Can CAPS change the world ?

Roger Torrenti - January 15, 2015

Can information and communication technologies (ICT) contribute to a more sustainable world, a “better world”, characterised by more controlled economic and financial models, by more ambitious solutions to the environmental challenges, and a significant reduction in social inequality?

This question, based on the vision of a desirable if unlikely societal paradigm, was central to the PARADISO project, supported by the European Commission and involving the Club of Rome, that Sigma Orionis had the privilege of coordinating from 2007 to 2011. Towards the end of the project, at the instigation of the Scientific Officer supervising the project, Dr Fabrizio Sestini1, a potential avenue appeared and was incorporated into the programme for the final PARADISO conference: “Collective Awareness Platforms for Sustainability and Social Innovation” (CAPS).

These CAPS can be briefly described as non-commercial, open Internet platforms, connecting citizens to each other (and to the “Internet of Things” whenever necessary) and enabling them:

  • to access information, leading in particular to an improved awareness of issues and challenges,
  • to share their knowledge and join forces more effectively: participatory approach, collective intelligence, collaborative decisions, crowdsourcing,
  • eventually to act more efficiently, individually or collectively, to develop innovative solutions adapted to the social, economic and environmental challenges that are facing our societies.

CAPS can be considered as (grassroots) thematic social networks and online communities such as Purpose, Changemakers and Imagination for people are probably today’s forerunners. Their potential impact is however greater than just that of simple social networks. CAPS can help change the world and contribute to a more sustainable planet.

Indeed, the world can be changed by increasing policy decisions (top-down) and local actions (bottom-up). In the case of the latter, CAPS have the intrinsic ability, through the existence of efficient ICT networks and platforms, to connect, support, promote and increase local initiatives and thus reach such a scale that policy makers are forced to take their “movement” into account (namely in reference to the Lisbon Treaty when a petition can collect at least 1 million signatures).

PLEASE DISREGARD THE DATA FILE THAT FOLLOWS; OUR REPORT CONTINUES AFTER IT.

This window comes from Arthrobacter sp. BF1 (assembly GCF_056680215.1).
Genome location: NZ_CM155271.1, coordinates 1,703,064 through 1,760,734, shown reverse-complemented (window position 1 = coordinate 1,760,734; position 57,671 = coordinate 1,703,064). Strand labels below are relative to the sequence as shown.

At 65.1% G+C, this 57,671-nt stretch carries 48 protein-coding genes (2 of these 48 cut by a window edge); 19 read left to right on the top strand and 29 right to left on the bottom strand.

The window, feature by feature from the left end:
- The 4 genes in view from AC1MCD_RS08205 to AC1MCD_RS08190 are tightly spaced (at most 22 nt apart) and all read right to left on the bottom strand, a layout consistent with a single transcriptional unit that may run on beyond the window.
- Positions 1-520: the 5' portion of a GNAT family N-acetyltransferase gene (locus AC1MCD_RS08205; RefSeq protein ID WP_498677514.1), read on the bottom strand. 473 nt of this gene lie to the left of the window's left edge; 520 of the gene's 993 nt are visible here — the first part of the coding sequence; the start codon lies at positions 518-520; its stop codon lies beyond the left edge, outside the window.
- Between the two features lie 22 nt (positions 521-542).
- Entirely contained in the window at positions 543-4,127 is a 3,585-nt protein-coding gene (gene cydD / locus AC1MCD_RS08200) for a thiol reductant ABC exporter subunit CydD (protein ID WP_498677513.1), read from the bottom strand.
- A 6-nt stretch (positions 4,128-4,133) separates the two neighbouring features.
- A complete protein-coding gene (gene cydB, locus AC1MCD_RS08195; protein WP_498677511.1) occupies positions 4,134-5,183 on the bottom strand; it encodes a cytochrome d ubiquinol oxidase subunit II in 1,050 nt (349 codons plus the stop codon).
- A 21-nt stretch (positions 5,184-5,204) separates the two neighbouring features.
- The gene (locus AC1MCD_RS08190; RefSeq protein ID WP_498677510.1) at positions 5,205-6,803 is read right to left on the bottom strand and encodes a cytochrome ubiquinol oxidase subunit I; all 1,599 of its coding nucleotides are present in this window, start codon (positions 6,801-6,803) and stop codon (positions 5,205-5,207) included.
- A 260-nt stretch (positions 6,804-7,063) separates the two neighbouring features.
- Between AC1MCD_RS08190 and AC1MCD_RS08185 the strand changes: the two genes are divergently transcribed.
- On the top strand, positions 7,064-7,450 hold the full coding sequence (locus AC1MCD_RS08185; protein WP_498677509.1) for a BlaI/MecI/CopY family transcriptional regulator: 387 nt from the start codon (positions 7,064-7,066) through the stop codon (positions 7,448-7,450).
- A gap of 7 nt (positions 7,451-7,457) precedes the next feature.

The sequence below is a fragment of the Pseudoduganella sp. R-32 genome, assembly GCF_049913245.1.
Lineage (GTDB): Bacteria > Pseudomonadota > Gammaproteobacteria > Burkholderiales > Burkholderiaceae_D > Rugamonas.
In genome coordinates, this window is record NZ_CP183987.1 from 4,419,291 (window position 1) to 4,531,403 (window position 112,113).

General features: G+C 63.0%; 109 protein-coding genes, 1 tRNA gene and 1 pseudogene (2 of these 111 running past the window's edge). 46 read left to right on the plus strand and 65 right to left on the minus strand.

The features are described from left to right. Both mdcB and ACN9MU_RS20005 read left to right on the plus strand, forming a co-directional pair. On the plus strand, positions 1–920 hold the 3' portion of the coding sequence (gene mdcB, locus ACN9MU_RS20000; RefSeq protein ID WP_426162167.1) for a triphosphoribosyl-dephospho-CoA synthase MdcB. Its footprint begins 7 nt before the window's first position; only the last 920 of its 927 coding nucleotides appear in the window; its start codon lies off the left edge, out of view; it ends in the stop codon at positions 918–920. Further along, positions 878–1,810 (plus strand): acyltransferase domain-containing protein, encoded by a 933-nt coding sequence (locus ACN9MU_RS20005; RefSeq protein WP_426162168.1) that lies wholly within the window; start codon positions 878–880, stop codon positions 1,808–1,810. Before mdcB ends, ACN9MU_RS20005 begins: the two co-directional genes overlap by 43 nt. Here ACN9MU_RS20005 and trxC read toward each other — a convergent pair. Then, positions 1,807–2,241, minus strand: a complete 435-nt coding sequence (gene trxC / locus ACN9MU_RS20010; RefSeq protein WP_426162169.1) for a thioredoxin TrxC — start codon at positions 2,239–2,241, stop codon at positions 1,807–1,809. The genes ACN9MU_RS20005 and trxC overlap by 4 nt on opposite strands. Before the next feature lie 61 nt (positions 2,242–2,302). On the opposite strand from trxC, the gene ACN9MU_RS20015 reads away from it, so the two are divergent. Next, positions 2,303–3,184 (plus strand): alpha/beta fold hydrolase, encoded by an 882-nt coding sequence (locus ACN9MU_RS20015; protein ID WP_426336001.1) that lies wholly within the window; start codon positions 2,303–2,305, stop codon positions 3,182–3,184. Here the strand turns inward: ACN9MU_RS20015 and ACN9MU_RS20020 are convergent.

At the last FP7 ICT call, 10 CAPS projects were selected, including an Integrated Project that will issue open calls designed to fund innovative initiatives. All these projects are set to begin around 1st October 2013.

Sigma Orionis will coordinate two of these projects:

  • A support initiative (CAP2020) that aims to promote consultation between all the projects selected and organise an annual international CAPS conference,
  • A research project (CATALYST) involving major online communities and focused on the issue of collective intelligence.

Over the next two years, it is therefore likely that we will not only need to evaluate the results obtained by each CAPS project, but also to answer the question asked in the title.

Ref : « Collective Awareness Platforms : Engines for Sustainability and Ethics » - Dr Fabrizio Sestini - IEEE Technology and Society magazine - Winter 2012


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